For school districts, the recession has meant layoffs, class size hikes, elimination of programs, foregone textbook purchases, and more. Less clear has been the effect of the recession on teacher pay. While school boards are responsible for decisions about teacher pay, that doesn’t mean that they approve—or even track—teacher salaries each year. Rather, salaries get woven into a host of other policies and practices that allow them to drift upward on their own, often without any annual action by the board or superintendent.
In many districts where budgets are tight and forcing cuts in services, are teacher incomes also falling behind? Or, do the automatic salary triggers shift wages up despite revenue constraints?
This study uses data from Seattle Public Schools to explore actual salary changes amidst rapid changes in economic context. Typical of other urban districts, Seattle faced budget gaps throughout the recession as state revenues tightened. The study shows that wage trends shifted up in unexpected ways at the outset of the recession, then leveled off as the economic strain continued in subsequent years. Analysis of the salary components sheds light on the nature of the salary drivers and why they are at times out of pace with economic context.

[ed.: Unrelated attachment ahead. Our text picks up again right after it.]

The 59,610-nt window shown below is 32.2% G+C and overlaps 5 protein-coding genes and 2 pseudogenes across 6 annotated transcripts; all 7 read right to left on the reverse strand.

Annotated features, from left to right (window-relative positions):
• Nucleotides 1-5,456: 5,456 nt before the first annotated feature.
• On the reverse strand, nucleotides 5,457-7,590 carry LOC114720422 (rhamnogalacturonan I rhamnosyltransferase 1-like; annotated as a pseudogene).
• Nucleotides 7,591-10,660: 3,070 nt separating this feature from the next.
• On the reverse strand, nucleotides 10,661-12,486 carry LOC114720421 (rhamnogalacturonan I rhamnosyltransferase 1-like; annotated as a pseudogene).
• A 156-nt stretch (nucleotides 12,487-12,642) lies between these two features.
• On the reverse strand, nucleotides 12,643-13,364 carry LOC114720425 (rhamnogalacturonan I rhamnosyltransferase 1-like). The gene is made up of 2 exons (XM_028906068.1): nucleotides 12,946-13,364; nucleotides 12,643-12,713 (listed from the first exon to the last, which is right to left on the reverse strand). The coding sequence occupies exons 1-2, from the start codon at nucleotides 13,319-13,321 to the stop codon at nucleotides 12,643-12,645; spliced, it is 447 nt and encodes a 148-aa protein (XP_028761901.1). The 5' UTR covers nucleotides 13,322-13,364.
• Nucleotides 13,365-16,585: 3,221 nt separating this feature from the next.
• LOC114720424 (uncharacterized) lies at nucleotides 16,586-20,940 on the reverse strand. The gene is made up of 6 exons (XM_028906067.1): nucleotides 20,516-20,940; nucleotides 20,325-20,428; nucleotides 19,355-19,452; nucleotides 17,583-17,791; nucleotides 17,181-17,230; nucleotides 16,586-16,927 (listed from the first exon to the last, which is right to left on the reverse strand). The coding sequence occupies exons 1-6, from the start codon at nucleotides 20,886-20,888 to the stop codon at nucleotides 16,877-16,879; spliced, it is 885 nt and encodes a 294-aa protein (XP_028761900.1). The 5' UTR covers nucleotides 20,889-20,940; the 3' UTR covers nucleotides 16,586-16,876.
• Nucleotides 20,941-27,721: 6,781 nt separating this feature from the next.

By giving up control over salary decisions, school district leaders surrender one of the biggest cost determinants for which they are ultimately responsible. A system that allows some costs to increase while revenues are constrained by economic context is a system designed to require painful cuts during a downturn.